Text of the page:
1 tbsp black mustard seeds
½ tbsp rice vinegar

In a small frying pan, lightly sauté the garlic in 1 tablespoon of oil; add mustard seeds and roast until they pop.  Stir in rice vinegar and pour over the beans and almonds.

Aduki and Shallot Dhal
(taken from “A Life of Balance” by Maya Tiwari)

Serves 2

½ c aduki beans
3 c water
½ c thinly sliced shallots
½ tsp minced ginger
1 tsp sunflower oil
½ tsp lemon juice
½ tsp turmeric
½ tsp black mustard seeds
Garnish: minced, fresh parsley

Soak beans in 3 cups of cold water for 5 hours.  Drain and rinse.  Add beans and water to pressure cooker.  Cover without locking and bring to a boil.  Lock cover and bring to pressure.  Cook over medium heat for 10 minutes.  Remove from heat and allow pressure to fall naturally.  (For conventional cooking, bring adukki beans to a boil in 3 ½ cups of water.  Cover and simmer over medium heat for 1 hour. 

Saute shallots and ginger in oil for 3 minutes, add to beans with lemon juice and turmeric.  Cover and simmer for 40 minutes over medium-low heat.

Dry-roast mustard seeds until they pop; add to dhal.  RemoBve dhal from heat.  Allow to sit for 5 minutes.  Garnish with minced parsley.

Vegetable Quinoa Pulao
(taken from  “Annapurnas Prasad, Ayurvedic Cooking For Westerners: by Nibodhi)

Serves 2

1 c quinoa
3 c water
1 cup chopped vegetables: 1/4 c each of carrots, green peas, broccoli and cauliflower
1/2 tsp cumin powder
1/2 tsp cinnamon
1/4 tsp freshly ground black pepper
1/8 tsp clove powder
1/2 tsp turmeric
1/4 tsp coriander powder
1/4 tsp sea salt to taste or Bragg's Liquid Amino Acids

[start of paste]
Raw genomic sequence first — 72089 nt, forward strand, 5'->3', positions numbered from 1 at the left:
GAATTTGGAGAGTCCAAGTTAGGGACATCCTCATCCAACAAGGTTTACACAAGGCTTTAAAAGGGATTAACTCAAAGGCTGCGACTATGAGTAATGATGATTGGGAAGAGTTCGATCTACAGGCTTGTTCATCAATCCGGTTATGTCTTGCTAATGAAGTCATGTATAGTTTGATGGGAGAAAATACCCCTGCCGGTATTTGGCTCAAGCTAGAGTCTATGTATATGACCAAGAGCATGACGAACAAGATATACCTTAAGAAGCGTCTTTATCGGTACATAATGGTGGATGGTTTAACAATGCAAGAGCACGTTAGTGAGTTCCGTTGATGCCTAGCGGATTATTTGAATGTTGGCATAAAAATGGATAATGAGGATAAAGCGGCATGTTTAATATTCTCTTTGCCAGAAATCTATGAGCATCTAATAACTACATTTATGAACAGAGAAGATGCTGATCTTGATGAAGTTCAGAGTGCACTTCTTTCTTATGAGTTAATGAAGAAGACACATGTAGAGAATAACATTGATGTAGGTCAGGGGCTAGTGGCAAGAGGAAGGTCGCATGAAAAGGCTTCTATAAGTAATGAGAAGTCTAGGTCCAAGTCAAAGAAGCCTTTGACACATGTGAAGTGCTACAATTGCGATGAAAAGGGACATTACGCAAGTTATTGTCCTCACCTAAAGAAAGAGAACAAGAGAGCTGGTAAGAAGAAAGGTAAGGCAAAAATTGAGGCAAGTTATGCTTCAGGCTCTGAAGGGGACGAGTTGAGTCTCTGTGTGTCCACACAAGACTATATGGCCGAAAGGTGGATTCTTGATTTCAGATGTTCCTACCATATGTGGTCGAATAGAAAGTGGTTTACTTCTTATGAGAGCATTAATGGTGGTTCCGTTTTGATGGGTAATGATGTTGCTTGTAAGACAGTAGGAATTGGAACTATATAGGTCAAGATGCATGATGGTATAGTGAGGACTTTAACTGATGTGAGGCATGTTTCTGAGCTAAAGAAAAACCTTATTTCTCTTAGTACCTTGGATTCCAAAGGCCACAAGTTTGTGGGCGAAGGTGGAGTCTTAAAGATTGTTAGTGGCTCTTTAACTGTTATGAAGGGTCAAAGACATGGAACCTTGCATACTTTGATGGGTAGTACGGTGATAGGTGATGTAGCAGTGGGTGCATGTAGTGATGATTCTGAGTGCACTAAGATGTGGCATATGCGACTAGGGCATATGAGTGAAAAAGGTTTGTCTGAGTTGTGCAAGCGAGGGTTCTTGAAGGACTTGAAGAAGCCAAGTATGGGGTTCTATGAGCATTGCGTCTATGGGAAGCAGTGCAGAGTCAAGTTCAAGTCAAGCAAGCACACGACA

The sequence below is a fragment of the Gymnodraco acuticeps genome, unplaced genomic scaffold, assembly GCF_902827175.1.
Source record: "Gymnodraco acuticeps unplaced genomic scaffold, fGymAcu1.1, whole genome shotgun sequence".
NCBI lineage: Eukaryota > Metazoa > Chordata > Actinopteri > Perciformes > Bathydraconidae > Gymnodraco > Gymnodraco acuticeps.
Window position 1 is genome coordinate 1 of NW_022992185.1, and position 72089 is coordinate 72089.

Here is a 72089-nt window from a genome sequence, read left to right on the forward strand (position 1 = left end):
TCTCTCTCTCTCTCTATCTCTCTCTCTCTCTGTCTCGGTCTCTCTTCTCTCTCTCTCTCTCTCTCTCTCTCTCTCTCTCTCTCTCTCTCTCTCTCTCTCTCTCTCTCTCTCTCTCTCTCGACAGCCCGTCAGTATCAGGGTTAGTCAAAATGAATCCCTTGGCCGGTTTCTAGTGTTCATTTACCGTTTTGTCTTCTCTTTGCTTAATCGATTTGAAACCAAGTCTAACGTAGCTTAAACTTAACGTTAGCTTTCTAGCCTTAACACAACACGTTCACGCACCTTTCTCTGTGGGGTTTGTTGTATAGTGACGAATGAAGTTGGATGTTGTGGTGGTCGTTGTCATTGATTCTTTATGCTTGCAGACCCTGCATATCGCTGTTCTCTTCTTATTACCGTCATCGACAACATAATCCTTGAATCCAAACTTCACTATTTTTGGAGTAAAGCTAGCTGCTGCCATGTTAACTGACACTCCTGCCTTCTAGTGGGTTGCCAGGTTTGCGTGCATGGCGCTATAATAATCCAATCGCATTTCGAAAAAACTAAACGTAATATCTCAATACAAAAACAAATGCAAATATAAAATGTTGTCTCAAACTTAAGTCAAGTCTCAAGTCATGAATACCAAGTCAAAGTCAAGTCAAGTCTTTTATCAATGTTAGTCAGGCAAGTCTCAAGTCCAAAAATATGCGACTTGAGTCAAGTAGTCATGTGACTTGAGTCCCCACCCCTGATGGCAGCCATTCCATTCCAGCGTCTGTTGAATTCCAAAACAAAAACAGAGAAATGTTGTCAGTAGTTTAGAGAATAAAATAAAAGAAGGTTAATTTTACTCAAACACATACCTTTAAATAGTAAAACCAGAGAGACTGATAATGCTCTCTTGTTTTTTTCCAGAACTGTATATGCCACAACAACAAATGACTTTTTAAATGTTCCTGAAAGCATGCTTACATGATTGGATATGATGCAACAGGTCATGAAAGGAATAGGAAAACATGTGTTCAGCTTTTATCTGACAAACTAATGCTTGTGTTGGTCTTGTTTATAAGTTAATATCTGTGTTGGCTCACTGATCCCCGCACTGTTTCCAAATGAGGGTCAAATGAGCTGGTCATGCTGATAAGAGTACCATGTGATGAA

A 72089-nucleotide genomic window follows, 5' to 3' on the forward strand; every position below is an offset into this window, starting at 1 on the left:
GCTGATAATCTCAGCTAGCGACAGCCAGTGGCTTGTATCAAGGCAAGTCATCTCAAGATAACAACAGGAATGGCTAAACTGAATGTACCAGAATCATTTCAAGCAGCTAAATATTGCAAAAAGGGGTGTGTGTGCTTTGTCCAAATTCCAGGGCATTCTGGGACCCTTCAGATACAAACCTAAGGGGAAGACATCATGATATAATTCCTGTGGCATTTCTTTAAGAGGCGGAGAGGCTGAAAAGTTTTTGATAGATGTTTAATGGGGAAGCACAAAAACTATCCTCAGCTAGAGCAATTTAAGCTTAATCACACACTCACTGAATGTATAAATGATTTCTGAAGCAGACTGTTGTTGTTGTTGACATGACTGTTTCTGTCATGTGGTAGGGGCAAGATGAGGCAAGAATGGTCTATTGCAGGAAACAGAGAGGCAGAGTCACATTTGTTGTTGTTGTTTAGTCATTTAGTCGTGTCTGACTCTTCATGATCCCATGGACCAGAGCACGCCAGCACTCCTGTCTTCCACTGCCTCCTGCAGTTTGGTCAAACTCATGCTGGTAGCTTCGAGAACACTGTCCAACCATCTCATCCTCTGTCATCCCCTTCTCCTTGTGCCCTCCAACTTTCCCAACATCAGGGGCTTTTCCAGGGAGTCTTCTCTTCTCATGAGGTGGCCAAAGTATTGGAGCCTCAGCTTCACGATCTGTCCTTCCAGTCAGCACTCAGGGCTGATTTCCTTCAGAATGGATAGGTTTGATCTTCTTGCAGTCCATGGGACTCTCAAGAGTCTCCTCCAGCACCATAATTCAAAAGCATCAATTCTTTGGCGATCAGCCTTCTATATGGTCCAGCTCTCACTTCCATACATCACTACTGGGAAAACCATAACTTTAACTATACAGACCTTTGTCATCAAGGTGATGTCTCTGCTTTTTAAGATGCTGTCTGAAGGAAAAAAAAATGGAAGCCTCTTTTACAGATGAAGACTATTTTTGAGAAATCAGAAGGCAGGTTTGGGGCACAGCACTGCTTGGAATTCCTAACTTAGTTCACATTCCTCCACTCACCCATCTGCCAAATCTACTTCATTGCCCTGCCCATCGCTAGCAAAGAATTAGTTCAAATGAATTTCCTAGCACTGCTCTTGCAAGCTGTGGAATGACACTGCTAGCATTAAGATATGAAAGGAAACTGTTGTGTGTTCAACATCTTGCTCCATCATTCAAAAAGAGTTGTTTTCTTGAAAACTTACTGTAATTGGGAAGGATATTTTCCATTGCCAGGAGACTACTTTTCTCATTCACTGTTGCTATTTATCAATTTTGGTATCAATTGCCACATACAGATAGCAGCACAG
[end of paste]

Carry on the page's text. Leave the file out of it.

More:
2-3 tbs ghee

Rinse the quinoa.  Bring water to a boil. Meanwhile, heat the ghee in a saucepan and stir-fry the quinoa for 2 minutes longer.  Add the quinoa and vegetables to the boiling water.  Return to a boil, then reduce to medium heat and cook for about 15-20 minutes or until the quinoa is soft and fluffy.  Add more salt if desired.  Remove from heat, cover and let sit for 5 minutes.  Serve alone or with other vegetables or soup.

Beet Raita
(taken from “Ayurvedic Cooking for Self-Healing” by Usha and Dr Vasant Lad)

1 cup raw beets, peeled and grated
2 tbsps ghee
½ tsp black mustard seeds
½ tsp cumin seeds
1 pinch hing
1bsp cilantro, shopped
½ small green chilli or 1 large pinch cayenne
5 curry leaves, fresh or dried
1 cup plain yogurt
¼ tsp salt

Add the beets to the yogurt and stir gently.
Heat the ghee on medium heat in a saucepan.  Add the mustard seeds, cumin seeds and hing.  Stir until the seeds pop.  Ass the cilantro, curry leaves and chilli or cayenne.  Mix quickly and take off the stove.  Cook a little and add to the yogurt and beets.  Mix well.

Serves 4-6 as a side dish with meal, 1 or 2 spoonfuls per person.

The spices in this meal help to lighten the heavy qualities of the yogurt .  Beets are a good blood tonic and blood builder.

Golden Milk (goes nicely with Pumpkin Pie)
(taken from Amadea Morningstar’s book “Ayurvedic Cooking for Westerners,” with a few modifications)
In a saucepan place:
                  1/8 - 1 tsp. turmeric powder (according to taste)
                  ¼ cup water
Bring to a boil and continue to simmer until a thick paste (about five minutes).           
Then add:           
1 tsp ghee
A pinch of cinnamon and/or cardamom (optional)
                1 cup almond, oat, or rice milk (depending on constitution)
                Bring milk to just to the boiling point, then remove from heat
                immediately (do not boil).

This is deliciously nourishing milk will calm the nervous system, increase the reproductive fluids and stimulate ojas.

Ayurvedic Nutritionist